January 30, 2015
STATE OF TENNESSEE
Assigned on Briefs November 04, 2014
Appeal from the Criminal Court for Shelby County No. 0508423, 0508424 Glenn Ivy Wright, Judge
Joseph S. Ozment, Memphis, Tennessee, for the appellant, Willie Price.
Herbert H. Slatery, III, Attorney General and Reporter; Tracy L. Alcock, Assistant Attorney General; Amy P. Weirich, District Attorney General; and Rachel Russell, Assistant District Attorney General, for the appellee, State of Tennessee.
Thomas T. Woodall, P.J., delivered the opinion of the Court, in which Alan E. Glenn and Robert L. Holloway, Jr., JJ., joined.
THOMAS T. WOODALL, PRESIDING JUDGE
A summary of the facts underlying Petitioner's convictions can be found in this court's opinion in State v. Willie Price, No. W2009-00083-CCA-R3-CD, 2010 WL 376625 (Tenn. Crim. App., Feb. 3, 2010), perm. app. denied (Tenn., June 17, 2010). In that opinion, this court gave the following synopsis of the facts:
This case involves a man who became known in the Memphis-area media as the "Hacks Cross Creeper." On February 11, 2003, a man broke into the Germantown home of the victim, D.W. (footnote omitted), robbed her, extracted her promise that she would not call the police, and then left through the back door. Despite her promise, the victim called the police as soon as her husband returned home. Less than a month later, on March 8, 2003, the same man broke into the victim's home again, awakened her from her sleep, accused her of lying to him by calling the police, demanded more money, and raped her. The victim fought against the attack and the man bit her arm during the struggle. Approximately two and a half years later, investigators matched the DNA profile of saliva obtained from the victim's wound to the defendant.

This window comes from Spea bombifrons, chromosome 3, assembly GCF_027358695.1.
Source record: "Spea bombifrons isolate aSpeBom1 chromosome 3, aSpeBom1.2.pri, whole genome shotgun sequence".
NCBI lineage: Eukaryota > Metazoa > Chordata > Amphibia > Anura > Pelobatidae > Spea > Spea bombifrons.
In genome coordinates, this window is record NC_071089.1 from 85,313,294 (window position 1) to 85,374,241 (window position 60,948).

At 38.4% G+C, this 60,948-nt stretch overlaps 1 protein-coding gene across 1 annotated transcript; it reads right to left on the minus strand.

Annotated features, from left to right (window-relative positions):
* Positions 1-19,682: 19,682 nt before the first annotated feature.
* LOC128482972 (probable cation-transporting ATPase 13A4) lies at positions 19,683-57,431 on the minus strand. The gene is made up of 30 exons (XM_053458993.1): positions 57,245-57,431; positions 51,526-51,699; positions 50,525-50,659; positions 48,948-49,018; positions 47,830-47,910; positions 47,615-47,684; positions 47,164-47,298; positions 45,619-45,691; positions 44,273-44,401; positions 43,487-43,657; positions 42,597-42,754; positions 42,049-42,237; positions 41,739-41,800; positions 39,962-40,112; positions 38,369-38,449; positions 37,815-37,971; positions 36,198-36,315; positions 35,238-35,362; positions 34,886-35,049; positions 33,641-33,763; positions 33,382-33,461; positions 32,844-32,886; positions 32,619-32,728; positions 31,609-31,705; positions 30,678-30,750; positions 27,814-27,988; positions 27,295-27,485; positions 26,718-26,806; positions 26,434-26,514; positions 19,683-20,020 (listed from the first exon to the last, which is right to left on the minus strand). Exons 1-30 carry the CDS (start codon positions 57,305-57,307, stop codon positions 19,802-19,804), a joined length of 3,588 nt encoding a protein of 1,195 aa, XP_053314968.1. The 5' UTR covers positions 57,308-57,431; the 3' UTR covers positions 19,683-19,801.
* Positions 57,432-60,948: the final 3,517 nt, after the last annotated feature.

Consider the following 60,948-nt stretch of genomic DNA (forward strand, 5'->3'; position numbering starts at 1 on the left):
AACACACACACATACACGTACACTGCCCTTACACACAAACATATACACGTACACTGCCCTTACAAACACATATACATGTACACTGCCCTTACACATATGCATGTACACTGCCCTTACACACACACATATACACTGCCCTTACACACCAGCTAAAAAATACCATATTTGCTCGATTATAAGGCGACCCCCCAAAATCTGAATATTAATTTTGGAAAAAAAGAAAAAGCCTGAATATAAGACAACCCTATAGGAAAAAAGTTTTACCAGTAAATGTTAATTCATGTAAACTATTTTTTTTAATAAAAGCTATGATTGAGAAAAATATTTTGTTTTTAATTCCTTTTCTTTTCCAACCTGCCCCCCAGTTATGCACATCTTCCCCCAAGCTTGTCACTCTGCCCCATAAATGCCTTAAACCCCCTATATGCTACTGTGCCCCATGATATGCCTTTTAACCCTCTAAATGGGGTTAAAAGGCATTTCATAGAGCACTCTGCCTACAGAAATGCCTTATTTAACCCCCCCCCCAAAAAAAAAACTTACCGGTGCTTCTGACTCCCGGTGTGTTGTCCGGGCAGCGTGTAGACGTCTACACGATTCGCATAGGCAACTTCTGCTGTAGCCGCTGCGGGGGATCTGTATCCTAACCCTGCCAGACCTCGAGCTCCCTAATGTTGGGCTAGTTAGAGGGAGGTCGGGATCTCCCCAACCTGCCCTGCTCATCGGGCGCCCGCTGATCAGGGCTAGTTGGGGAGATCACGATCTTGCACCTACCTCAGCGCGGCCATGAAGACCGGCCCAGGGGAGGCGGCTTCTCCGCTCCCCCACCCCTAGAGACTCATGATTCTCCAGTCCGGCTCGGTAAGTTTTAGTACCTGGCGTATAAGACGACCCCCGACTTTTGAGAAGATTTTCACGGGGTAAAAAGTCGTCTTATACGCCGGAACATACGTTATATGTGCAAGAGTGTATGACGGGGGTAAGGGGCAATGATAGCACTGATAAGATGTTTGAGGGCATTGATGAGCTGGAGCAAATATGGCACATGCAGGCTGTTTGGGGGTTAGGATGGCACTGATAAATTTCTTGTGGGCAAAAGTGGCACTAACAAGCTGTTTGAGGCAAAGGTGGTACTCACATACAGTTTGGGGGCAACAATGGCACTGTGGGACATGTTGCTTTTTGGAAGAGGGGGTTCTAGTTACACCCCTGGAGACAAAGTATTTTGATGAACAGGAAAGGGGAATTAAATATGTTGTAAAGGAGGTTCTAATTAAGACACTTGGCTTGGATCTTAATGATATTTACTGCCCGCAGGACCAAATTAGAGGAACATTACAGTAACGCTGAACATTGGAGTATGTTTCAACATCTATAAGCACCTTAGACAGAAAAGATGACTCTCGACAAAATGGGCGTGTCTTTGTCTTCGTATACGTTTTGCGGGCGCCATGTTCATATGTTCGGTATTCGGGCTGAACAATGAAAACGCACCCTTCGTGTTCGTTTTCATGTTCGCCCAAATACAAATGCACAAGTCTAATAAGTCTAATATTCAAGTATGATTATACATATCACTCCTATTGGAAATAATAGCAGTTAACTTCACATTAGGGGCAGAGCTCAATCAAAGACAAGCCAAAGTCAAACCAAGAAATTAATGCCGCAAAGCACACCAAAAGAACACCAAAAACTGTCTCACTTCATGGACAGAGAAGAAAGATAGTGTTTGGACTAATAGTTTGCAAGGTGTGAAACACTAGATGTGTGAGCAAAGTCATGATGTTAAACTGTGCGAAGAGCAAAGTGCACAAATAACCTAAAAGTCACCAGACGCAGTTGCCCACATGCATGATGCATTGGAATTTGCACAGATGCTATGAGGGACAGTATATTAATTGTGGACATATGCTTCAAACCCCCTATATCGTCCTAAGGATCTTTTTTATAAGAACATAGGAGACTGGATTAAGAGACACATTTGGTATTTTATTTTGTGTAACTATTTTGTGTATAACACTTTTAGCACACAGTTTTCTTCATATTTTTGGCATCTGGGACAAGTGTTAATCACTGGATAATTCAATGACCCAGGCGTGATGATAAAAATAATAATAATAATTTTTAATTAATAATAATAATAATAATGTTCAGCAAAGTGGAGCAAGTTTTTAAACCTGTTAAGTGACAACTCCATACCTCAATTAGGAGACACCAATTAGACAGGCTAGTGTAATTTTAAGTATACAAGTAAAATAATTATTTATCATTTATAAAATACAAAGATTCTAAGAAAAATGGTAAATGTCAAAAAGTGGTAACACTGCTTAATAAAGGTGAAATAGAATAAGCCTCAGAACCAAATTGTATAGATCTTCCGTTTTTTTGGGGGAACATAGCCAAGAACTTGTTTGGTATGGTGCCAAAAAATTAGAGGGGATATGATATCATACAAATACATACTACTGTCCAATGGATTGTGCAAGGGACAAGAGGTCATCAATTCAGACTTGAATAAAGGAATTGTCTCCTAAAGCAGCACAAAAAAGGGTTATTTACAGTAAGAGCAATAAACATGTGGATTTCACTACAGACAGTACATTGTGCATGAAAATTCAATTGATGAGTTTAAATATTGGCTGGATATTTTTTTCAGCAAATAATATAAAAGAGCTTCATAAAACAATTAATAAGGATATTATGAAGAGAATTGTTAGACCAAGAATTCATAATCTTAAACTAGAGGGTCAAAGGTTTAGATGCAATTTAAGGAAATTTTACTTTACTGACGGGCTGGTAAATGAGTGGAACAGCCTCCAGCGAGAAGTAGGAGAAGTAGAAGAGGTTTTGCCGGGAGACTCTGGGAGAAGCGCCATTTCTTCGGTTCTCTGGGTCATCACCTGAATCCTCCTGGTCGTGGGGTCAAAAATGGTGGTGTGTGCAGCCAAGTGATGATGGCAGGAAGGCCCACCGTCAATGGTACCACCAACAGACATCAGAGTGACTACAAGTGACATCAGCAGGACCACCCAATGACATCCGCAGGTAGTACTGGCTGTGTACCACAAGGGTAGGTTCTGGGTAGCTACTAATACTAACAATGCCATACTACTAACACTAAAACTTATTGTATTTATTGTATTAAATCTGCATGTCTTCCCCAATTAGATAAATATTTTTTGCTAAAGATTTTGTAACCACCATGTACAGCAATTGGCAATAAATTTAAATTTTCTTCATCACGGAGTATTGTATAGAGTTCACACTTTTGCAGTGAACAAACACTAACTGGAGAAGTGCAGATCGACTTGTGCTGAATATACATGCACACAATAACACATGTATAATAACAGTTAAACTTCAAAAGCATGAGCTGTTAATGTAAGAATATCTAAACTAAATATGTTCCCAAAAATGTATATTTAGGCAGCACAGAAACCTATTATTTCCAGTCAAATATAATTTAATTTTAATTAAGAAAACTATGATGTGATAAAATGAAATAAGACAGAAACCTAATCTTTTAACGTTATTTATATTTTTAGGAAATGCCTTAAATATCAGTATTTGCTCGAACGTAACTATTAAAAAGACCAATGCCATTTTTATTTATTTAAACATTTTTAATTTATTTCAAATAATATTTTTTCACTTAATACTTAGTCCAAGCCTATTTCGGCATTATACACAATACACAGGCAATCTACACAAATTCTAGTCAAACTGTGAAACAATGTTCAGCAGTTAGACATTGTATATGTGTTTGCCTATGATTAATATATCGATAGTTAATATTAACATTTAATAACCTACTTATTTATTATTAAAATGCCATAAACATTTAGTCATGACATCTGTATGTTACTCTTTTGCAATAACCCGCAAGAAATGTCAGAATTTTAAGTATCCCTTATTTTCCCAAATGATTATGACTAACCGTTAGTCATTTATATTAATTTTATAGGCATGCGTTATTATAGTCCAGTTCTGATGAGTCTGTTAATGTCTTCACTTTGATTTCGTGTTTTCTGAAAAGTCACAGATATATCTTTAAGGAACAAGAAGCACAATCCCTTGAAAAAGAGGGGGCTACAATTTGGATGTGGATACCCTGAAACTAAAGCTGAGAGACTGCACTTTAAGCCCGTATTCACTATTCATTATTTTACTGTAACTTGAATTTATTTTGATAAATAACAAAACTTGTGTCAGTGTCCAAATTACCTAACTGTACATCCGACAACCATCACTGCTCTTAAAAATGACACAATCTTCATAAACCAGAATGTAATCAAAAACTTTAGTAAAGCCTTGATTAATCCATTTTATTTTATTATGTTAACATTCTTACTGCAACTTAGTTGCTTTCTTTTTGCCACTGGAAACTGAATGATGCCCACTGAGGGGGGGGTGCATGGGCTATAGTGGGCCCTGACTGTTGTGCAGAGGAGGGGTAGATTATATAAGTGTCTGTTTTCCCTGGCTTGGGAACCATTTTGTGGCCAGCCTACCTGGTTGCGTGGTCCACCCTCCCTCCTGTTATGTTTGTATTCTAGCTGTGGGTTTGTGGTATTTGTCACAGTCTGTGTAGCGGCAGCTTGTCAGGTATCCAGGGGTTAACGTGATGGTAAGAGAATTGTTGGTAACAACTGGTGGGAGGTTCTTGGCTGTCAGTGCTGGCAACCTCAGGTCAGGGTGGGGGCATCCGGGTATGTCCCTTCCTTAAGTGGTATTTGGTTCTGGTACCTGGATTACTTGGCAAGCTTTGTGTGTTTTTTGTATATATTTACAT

Following his arrest, the defendant gave a statement to police in which he admitted that he had twice burglarized the victim's home and robbed her. He also admitted that he had penetrated the victim's vagina with his penis, but he claimed that the sexual contact had been consensual.
Id., at *1.
In his Amended Petition for Post-Conviction Relief, Petitioner asserted 14 examples of trial counsel's ineffectiveness; however, on appeal, Petitioner makes only the following assertions: trial counsel was ineffective for failing "to call any witnesses, known or that should have been known to counsel, who had relevant information to the defense and their theories at trial[;]" trial counsel was ineffective for "failing to send an investigator to interview the police officers who transported Appellant from Mississippi after a DNA 'reverse hit[;]'" and "[t]rial counsel failed to file any motion to suppress the DNA identification." We therefore limit our summary of the evidence presented at the post-conviction hearing and our discussion of the issue to those claims.